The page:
Loren Long: I feel like the picture book experience it cannot be duplicated in other, in any other form that we have as human beings. It's a coveted space. It's a safe harbor. Whether you realize it or not, it is a safe harbor that will last for these guys your entire life. Somebody is here from my childhood. I was born in Joplin, Missouri. Oh cool. First six years and before we moved to Kentucky, but I can remember my mother and now she's getting older and whatnot, but I can remember how she read those books. To me, the little engine that could, The Poky Little Puppy, The Story of Ferdinand. I can remember what her voice sounded like and most of all I can remember how it felt and you can't, um, you know, and this is all these years later. So one time I was speaking at a nursing home and I asked everybody to close their eyes and see if they could think of what they love and so forth, you know, when they were kids and you will be amazed at how many of them, almost all of them for put their hands up. And then I asked him when we read it to him, you know, and they all remembered a special person in their life that read those books. And then I asked him how it felt and they put their hands up. Then I asked him who won the superbowl last week. So that feeling … I think that’s the best answer I can give you.
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Here are two more stories about the power of story and the way it sparks something significant inside us.
Diane: So there's this book that is not that well known anymore and it's called The Cinder-Eyed Cats by Eric Rohmann and he's, he's written a bunch of other picture books. My Friend Rabbit was a Caldecott winner, um, several years ago, but when my son Nick was maybe like 18 months close to two years, I bought him this book for Christmas. And it is, you know, barely any words. It's like it's a, it's a poem of very few words and really beautiful lush illustrations. And it's about this boy who is going to bed at night and he ends up getting into this boat and the boat takes them to this island where these cats live, cinder-eyed cats and all these other fantastical creatures live. And he spends this evening with them and they dance around this bonfire and there's this big celebration. And then at the end of it, the boy gets back on the boat. And um, I remember my son Nick, he had just turned the corner on his language was exploding. He was just starting to put simple sentences together and his vocabulary was really growing. And I remember one night we were sitting in the rocking chair reading that book and at the last page you see the boy getting back into the boat. It's morning time and the cinder eyed cats are all on the beach going to sleep. And I just remember saying to him, what do you think that, what do you think the cinder eyed cats are dreaming about? And he just looked at me and he said, cats dreaming about boy in boat. And that was like a sentence that was put together. And he had had this thought about this thing that wasn't being, um, it wasn't being presented to him. It wasn't in the picture at all. He had to think very abstractly about what could they be dreaming about. It was a really special, magical moment.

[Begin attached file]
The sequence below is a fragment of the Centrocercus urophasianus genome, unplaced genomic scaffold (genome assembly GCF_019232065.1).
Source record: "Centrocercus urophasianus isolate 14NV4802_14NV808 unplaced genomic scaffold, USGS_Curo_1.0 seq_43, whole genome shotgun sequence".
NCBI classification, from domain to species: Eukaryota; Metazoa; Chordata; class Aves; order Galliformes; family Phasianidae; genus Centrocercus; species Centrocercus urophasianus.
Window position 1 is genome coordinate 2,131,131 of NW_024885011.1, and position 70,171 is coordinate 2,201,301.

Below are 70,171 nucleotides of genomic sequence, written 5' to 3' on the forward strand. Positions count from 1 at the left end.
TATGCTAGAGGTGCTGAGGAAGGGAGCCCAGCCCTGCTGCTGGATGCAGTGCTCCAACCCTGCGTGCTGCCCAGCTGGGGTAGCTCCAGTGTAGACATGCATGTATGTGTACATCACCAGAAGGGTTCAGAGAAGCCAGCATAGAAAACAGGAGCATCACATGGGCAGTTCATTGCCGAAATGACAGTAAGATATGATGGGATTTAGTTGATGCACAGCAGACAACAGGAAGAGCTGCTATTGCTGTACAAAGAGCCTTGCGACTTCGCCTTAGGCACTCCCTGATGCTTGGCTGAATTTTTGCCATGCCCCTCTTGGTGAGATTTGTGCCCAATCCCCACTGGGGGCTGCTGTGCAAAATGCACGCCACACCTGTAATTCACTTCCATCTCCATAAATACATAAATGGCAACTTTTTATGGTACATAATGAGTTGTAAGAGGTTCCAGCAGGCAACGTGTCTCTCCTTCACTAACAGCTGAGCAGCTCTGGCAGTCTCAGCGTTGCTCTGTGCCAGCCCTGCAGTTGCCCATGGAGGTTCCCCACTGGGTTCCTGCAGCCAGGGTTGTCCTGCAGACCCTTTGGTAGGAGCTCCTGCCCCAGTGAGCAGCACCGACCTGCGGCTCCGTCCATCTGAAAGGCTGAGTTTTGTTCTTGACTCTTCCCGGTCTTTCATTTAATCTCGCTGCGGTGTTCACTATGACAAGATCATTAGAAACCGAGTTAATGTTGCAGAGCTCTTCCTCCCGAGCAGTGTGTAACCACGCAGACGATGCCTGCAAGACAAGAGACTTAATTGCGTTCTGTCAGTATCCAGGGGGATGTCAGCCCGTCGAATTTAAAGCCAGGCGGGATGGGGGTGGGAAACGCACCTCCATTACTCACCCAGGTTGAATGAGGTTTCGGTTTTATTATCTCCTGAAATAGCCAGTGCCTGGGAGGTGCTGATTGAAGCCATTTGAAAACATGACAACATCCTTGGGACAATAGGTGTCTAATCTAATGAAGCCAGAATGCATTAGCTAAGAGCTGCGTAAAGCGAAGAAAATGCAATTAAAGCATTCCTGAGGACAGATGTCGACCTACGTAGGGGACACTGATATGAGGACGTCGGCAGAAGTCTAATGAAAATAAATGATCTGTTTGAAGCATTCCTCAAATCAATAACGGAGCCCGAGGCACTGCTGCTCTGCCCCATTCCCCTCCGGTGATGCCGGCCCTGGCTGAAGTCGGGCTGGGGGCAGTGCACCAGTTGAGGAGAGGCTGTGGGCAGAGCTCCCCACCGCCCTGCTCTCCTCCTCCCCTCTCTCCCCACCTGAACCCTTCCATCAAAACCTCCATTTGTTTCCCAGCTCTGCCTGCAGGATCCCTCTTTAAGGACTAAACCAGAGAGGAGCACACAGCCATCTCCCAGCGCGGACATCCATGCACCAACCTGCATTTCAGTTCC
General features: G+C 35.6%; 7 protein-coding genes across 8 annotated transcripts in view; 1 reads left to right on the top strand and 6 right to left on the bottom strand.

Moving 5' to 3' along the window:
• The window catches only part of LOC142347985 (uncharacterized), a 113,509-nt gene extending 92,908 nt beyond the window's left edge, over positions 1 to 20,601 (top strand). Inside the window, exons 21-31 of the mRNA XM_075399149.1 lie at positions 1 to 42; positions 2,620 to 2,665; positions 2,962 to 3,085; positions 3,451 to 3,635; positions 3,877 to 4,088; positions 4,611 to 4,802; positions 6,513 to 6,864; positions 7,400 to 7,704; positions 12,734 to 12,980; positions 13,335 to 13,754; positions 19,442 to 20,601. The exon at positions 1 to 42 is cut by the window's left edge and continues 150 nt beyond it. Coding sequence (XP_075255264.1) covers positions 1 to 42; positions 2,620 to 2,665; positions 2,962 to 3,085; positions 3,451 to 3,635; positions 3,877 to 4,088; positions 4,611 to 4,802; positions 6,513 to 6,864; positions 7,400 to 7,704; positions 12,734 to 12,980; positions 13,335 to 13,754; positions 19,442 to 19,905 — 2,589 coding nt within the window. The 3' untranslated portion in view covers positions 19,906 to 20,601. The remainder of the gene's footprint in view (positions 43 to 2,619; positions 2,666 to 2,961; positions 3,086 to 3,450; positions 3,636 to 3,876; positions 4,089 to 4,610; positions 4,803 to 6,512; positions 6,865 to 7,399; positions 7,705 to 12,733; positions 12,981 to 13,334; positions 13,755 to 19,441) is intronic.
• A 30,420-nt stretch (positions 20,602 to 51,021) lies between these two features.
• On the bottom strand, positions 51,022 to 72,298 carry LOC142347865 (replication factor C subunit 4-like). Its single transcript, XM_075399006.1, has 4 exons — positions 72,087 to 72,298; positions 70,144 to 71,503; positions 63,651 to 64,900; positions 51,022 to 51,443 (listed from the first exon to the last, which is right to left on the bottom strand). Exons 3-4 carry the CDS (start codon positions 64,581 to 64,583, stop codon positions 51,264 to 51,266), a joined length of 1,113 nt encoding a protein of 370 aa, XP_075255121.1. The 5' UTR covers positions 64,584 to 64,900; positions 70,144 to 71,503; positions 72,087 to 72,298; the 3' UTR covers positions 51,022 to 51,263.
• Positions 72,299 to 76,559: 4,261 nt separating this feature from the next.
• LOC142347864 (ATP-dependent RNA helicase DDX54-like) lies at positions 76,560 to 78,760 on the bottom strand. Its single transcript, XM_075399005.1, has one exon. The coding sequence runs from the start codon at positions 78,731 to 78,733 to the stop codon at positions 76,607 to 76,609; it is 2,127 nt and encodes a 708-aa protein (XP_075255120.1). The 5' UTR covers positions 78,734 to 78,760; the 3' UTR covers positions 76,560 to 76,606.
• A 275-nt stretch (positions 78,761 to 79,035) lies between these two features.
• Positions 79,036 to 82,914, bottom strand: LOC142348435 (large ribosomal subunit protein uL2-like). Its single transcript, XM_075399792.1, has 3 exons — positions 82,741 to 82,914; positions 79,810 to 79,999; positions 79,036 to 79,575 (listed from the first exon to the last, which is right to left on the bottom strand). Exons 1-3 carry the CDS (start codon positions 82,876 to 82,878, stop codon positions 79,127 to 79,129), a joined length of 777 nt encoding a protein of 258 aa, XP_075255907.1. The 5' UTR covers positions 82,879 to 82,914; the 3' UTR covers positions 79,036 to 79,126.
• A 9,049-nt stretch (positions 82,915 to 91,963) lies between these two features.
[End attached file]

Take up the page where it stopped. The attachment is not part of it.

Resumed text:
Diane and I chatted about Megan Dowd Lambert’s Whole Book Approach, which I discussed in episode 5. About the power of providing kids with an opportunity to share their perspective - and respecting kids for their unique viewpoint and their capacity for creativity.
Which made me think about Clara, who one day, when she was 5 had a horrible day at school. Everything that could go wrong did. She left her backpack in the car, she had to eat the school lunch instead of her lunch, the ice cream shop was closed after school, so on and so forth. She was distraught. I knew these were all small things in the grand scheme of things - but I tried to see it from her perspective and realize that these small things were huge to her. I said, “It sounds like CLARA & the terrible horrible no good very bad day.” Julia wasted no time at all to say, “We should write a book!” I pulled some blank paper out of my bag - along with my trusty four color pen - and Julia proceeded to sketch out the story, passing it around at the dinner table so each of us could take a turn drawing and writing about that bad day. And by making that day into a story, Julia turned a day that Clara probably wanted to forget into a day that we all wanted to remember.
I was and still am in awe of the way that our understanding of Judith Viorst’s Alexander and the Terrible, Horrible, No Good, Very Bad Day gave the girls the framework they needed to process that bad day. And how that new book that we created allowed us all to make meaning. That’s powerful.
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Shaina Birkhead: I think it's also in one of the other great things about picture books I think is how ingrained they become in people's, in people's history of themselves. Um, you know, I, I don't think I've met a single person who doesn't have at least one book that they, that they vividly remember from their childhood, um, and that they aren't happy to share with someone else or talk about for at least a few minutes and you want to share those with people.